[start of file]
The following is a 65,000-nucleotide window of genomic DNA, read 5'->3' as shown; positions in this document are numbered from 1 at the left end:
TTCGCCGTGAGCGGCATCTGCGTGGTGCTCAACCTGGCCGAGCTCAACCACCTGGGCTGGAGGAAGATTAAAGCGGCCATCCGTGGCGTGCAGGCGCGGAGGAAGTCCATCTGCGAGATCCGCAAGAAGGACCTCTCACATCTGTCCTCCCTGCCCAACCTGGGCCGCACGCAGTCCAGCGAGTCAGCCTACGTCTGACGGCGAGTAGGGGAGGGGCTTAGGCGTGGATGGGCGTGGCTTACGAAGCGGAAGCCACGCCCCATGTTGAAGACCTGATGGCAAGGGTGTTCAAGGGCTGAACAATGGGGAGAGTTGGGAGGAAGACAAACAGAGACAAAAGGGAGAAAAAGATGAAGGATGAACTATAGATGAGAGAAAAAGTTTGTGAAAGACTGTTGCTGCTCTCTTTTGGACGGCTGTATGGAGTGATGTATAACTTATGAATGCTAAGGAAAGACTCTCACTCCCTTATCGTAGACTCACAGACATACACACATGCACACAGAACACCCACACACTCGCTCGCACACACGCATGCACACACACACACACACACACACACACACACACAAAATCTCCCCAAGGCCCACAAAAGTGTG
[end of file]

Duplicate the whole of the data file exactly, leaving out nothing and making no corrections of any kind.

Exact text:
The following is a 65,000-nucleotide window of genomic DNA, read 5'->3' as shown; positions in this document are numbered from 1 at the left end:
TTCGCCGTGAGCGGCATCTGCGTGGTGCTCAACCTGGCCGAGCTCAACCACCTGGGCTGGAGGAAGATTAAAGCGGCCATCCGTGGCGTGCAGGCGCGGAGGAAGTCCATCTGCGAGATCCGCAAGAAGGACCTCTCACATCTGTCCTCCCTGCCCAACCTGGGCCGCACGCAGTCCAGCGAGTCAGCCTACGTCTGACGGCGAGTAGGGGAGGGGCTTAGGCGTGGATGGGCGTGGCTTACGAAGCGGAAGCCACGCCCCATGTTGAAGACCTGATGGCAAGGGTGTTCAAGGGCTGAACAATGGGGAGAGTTGGGAGGAAGACAAACAGAGACAAAAGGGAGAAAAAGATGAAGGATGAACTATAGATGAGAGAAAAAGTTTGTGAAAGACTGTTGCTGCTCTCTTTTGGACGGCTGTATGGAGTGATGTATAACTTATGAATGCTAAGGAAAGACTCTCACTCCCTTATCGTAGACTCACAGACATACACACATGCACACAGAACACCCACACACTCGCTCGCACACACGCATGCACACACACACACACACACACACACACACACACAAAATCTCCCCAAGGCCCACAAAAGTGTG